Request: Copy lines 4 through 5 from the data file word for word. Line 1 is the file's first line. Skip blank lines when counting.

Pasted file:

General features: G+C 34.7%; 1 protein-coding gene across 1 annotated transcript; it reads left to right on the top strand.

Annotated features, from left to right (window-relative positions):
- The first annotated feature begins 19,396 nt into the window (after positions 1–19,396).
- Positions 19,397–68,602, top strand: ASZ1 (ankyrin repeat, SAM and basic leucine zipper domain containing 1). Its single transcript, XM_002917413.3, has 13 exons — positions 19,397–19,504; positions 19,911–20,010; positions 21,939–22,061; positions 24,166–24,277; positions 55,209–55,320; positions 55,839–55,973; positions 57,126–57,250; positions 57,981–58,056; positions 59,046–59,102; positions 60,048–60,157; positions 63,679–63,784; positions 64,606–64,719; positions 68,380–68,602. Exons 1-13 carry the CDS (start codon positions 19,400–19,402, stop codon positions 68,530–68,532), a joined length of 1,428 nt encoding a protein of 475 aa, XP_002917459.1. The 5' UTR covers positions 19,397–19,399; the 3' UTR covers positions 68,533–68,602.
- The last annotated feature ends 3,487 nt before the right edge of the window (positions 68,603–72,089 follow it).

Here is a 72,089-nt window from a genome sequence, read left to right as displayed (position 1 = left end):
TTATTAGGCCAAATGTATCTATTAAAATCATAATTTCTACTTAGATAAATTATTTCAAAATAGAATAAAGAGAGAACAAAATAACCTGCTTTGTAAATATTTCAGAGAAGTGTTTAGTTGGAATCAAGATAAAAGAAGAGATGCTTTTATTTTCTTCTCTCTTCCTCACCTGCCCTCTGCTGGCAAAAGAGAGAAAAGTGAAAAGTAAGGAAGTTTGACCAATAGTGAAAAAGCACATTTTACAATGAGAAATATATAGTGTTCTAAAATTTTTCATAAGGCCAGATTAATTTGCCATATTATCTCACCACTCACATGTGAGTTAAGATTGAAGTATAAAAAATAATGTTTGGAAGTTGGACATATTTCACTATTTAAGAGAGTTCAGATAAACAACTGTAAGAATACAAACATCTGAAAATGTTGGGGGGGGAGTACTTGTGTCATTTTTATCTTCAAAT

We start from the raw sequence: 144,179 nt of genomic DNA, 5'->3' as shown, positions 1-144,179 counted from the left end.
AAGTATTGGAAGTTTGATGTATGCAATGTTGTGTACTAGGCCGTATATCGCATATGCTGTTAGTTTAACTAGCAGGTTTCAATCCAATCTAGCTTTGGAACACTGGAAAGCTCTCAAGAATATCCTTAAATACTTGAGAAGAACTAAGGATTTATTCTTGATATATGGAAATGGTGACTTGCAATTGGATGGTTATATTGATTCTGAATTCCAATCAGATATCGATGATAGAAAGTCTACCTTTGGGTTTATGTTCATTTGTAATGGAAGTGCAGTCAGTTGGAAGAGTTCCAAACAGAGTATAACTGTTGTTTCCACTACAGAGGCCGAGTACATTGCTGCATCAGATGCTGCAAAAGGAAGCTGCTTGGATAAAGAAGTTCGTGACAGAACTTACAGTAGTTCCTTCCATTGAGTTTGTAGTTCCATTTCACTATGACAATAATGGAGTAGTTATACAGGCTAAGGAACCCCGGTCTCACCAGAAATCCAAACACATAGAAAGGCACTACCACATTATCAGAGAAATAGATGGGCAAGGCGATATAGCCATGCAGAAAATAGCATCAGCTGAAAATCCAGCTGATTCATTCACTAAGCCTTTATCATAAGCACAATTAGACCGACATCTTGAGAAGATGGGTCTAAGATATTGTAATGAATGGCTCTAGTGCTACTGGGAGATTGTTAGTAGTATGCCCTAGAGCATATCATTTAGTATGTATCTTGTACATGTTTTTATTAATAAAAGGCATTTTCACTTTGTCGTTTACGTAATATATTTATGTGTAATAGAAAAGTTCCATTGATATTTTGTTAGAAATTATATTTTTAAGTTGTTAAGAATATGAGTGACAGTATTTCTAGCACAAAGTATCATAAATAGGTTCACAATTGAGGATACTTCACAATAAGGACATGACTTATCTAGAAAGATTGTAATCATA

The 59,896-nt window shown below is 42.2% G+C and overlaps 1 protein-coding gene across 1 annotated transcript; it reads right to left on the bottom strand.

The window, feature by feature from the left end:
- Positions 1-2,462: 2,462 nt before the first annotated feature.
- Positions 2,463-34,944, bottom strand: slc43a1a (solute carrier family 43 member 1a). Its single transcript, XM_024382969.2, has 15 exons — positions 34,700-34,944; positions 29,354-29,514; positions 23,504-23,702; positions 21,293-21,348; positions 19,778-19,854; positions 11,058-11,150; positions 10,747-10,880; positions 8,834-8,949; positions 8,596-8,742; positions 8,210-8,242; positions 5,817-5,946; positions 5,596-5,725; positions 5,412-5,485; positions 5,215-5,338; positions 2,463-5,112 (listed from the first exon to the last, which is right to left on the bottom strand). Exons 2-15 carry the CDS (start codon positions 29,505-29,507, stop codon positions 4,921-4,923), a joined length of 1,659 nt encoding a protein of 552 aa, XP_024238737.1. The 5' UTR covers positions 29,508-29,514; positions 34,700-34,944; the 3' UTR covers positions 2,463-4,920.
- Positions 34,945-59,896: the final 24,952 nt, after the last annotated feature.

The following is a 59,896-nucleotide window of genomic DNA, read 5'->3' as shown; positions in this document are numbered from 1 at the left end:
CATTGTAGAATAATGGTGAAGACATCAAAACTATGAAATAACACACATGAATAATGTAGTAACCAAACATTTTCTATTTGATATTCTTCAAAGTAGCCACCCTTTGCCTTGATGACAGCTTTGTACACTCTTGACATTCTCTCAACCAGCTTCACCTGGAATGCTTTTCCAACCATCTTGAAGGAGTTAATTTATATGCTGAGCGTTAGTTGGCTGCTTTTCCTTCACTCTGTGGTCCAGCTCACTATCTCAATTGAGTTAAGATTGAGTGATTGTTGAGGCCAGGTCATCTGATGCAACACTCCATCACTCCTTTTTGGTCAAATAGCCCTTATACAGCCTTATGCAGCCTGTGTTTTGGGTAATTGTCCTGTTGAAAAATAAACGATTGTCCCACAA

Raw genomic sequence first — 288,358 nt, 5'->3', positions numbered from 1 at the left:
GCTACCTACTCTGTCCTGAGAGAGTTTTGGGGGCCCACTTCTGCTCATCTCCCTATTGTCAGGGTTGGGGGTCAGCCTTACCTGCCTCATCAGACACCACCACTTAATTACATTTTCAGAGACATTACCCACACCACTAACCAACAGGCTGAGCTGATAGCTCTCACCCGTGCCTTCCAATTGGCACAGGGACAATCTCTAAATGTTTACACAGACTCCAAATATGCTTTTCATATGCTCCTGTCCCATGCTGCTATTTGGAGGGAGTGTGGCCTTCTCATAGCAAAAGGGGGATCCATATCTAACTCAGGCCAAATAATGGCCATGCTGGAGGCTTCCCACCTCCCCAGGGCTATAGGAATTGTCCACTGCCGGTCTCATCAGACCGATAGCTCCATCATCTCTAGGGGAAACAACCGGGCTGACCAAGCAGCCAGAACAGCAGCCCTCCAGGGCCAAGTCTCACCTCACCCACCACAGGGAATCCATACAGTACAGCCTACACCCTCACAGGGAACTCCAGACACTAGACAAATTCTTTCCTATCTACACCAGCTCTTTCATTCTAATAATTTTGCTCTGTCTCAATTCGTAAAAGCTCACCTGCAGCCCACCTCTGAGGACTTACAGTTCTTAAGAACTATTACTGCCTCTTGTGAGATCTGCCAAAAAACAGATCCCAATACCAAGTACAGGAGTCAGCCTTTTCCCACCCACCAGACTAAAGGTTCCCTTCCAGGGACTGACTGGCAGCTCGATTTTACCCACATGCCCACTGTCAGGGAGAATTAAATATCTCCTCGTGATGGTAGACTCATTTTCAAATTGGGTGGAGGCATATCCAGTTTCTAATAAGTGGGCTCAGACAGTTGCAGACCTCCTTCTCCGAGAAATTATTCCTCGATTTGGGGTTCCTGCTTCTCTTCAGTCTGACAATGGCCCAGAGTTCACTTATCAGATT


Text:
- Positions 19,397–68,602, top strand: ASZ1 (ankyrin repeat, SAM and basic leucine zipper domain containing 1). Its single transcript, XM_002917413.3, has 13 exons — positions 19,397–19,504; positions 19,911–20,010; positions 21,939–22,061; positions 24,166–24,277; positions 55,209–55,320; positions 55,839–55,973; positions 57,126–57,250; positions 57,981–58,056; positions 59,046–59,102; positions 60,048–60,157; positions 63,679–63,784; positions 64,606–64,719; positions 68,380–68,602. Exons 1-13 carry the CDS (start codon positions 19,400–19,402, stop codon positions 68,530–68,532), a joined length of 1,428 nt encoding a protein of 475 aa, XP_002917459.1. The 5' UTR covers positions 19,397–19,399; the 3' UTR covers positions 68,533–68,602.
- The last annotated feature ends 3,487 nt before the right edge of the window (positions 68,603–72,089 follow it).